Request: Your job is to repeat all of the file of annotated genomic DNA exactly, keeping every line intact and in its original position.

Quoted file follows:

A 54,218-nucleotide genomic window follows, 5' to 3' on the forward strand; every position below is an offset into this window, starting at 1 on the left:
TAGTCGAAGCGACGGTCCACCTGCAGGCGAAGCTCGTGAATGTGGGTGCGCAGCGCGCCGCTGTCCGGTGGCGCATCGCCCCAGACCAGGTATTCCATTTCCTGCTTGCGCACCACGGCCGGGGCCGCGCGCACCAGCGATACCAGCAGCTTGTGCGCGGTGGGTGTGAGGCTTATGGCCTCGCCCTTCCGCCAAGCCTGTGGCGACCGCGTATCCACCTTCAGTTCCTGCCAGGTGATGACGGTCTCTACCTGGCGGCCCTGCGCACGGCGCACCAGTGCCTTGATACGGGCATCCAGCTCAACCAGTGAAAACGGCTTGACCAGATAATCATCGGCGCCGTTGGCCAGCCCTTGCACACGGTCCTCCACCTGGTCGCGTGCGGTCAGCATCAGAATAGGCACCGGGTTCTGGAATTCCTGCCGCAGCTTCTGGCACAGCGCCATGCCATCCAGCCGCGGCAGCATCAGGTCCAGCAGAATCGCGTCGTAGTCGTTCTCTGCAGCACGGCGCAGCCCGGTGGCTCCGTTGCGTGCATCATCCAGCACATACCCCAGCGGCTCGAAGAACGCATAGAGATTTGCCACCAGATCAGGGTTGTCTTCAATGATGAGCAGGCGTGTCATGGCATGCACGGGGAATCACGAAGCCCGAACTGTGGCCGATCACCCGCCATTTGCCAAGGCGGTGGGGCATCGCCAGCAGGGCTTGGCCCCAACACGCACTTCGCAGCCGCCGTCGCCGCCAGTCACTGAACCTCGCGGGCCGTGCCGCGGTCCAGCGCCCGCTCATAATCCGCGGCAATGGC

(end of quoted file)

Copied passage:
A 54,218-nucleotide genomic window follows, 5' to 3' on the forward strand; every position below is an offset into this window, starting at 1 on the left:
TAGTCGAAGCGACGGTCCACCTGCAGGCGAAGCTCGTGAATGTGGGTGCGCAGCGCGCCGCTGTCCGGTGGCGCATCGCCCCAGACCAGGTATTCCATTTCCTGCTTGCGCACCACGGCCGGGGCCGCGCGCACCAGCGATACCAGCAGCTTGTGCGCGGTGGGTGTGAGGCTTATGGCCTCGCCCTTCCGCCAAGCCTGTGGCGACCGCGTATCCACCTTCAGTTCCTGCCAGGTGATGACGGTCTCTACCTGGCGGCCCTGCGCACGGCGCACCAGTGCCTTGATACGGGCATCCAGCTCAACCAGTGAAAACGGCTTGACCAGATAATCATCGGCGCCGTTGGCCAGCCCTTGCACACGGTCCTCCACCTGGTCGCGTGCGGTCAGCATCAGAATAGGCACCGGGTTCTGGAATTCCTGCCGCAGCTTCTGGCACAGCGCCATGCCATCCAGCCGCGGCAGCATCAGGTCCAGCAGAATCGCGTCGTAGTCGTTCTCTGCAGCACGGCGCAGCCCGGTGGCTCCGTTGCGTGCATCATCCAGCACATACCCCAGCGGCTCGAAGAACGCATAGAGATTTGCCACCAGATCAGGGTTGTCTTCAATGATGAGCAGGCGTGTCATGGCATGCACGGGGAATCACGAAGCCCGAACTGTGGCCGATCACCCGCCATTTGCCAAGGCGGTGGGGCATCGCCAGCAGGGCTTGGCCCCAACACGCACTTCGCAGCCGCCGTCGCCGCCAGTCACTGAACCTCGCGGGCCGTGCCGCGGTCCAGCGCCCGCTCATAATCCGCGGCAATGGC